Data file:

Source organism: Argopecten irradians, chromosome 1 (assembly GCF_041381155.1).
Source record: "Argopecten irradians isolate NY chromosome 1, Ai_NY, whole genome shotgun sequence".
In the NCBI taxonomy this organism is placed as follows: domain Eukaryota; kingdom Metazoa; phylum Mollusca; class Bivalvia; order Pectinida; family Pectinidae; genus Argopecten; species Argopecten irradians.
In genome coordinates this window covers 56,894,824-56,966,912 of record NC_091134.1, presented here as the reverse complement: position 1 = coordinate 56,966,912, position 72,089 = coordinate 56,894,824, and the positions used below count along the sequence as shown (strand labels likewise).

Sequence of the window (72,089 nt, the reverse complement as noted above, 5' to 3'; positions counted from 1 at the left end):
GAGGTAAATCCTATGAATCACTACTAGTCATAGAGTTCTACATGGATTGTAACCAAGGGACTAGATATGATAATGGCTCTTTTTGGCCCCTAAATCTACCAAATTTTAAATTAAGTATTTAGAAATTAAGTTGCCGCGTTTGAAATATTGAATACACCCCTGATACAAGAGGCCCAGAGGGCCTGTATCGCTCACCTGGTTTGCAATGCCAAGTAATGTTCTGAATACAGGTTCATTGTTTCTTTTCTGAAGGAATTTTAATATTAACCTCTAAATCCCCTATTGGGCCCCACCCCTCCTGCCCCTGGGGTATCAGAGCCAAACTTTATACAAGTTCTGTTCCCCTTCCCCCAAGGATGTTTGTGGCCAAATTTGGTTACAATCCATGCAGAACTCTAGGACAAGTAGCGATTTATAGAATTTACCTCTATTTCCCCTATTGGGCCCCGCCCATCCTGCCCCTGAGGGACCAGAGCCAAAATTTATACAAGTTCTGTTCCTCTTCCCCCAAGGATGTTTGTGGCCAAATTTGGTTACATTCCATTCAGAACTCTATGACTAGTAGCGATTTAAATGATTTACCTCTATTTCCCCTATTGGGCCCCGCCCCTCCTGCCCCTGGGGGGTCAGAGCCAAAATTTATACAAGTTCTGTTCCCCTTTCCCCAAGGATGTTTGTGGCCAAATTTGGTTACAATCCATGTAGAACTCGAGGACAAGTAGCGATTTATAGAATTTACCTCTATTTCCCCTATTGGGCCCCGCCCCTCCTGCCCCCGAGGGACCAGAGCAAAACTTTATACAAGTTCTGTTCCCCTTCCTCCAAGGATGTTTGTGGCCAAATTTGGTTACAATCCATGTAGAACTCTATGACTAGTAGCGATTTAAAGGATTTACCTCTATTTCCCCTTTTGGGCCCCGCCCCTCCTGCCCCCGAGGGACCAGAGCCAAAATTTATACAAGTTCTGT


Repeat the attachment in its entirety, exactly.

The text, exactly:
Source organism: Argopecten irradians, chromosome 1 (assembly GCF_041381155.1).
Source record: "Argopecten irradians isolate NY chromosome 1, Ai_NY, whole genome shotgun sequence".
In the NCBI taxonomy this organism is placed as follows: domain Eukaryota; kingdom Metazoa; phylum Mollusca; class Bivalvia; order Pectinida; family Pectinidae; genus Argopecten; species Argopecten irradians.
In genome coordinates this window covers 56,894,824-56,966,912 of record NC_091134.1, presented here as the reverse complement: position 1 = coordinate 56,966,912, position 72,089 = coordinate 56,894,824, and the positions used below count along the sequence as shown (strand labels likewise).

Sequence of the window (72,089 nt, the reverse complement as noted above, 5' to 3'; positions counted from 1 at the left end):
GAGGTAAATCCTATGAATCACTACTAGTCATAGAGTTCTACATGGATTGTAACCAAGGGACTAGATATGATAATGGCTCTTTTTGGCCCCTAAATCTACCAAATTTTAAATTAAGTATTTAGAAATTAAGTTGCCGCGTTTGAAATATTGAATACACCCCTGATACAAGAGGCCCAGAGGGCCTGTATCGCTCACCTGGTTTGCAATGCCAAGTAATGTTCTGAATACAGGTTCATTGTTTCTTTTCTGAAGGAATTTTAATATTAACCTCTAAATCCCCTATTGGGCCCCACCCCTCCTGCCCCTGGGGTATCAGAGCCAAACTTTATACAAGTTCTGTTCCCCTTCCCCCAAGGATGTTTGTGGCCAAATTTGGTTACAATCCATGCAGAACTCTAGGACAAGTAGCGATTTATAGAATTTACCTCTATTTCCCCTATTGGGCCCCGCCCATCCTGCCCCTGAGGGACCAGAGCCAAAATTTATACAAGTTCTGTTCCTCTTCCCCCAAGGATGTTTGTGGCCAAATTTGGTTACATTCCATTCAGAACTCTATGACTAGTAGCGATTTAAATGATTTACCTCTATTTCCCCTATTGGGCCCCGCCCCTCCTGCCCCTGGGGGGTCAGAGCCAAAATTTATACAAGTTCTGTTCCCCTTTCCCCAAGGATGTTTGTGGCCAAATTTGGTTACAATCCATGTAGAACTCGAGGACAAGTAGCGATTTATAGAATTTACCTCTATTTCCCCTATTGGGCCCCGCCCCTCCTGCCCCCGAGGGACCAGAGCAAAACTTTATACAAGTTCTGTTCCCCTTCCTCCAAGGATGTTTGTGGCCAAATTTGGTTACAATCCATGTAGAACTCTATGACTAGTAGCGATTTAAAGGATTTACCTCTATTTCCCCTTTTGGGCCCCGCCCCTCCTGCCCCCGAGGGACCAGAGCCAAAATTTATACAAGTTCTGT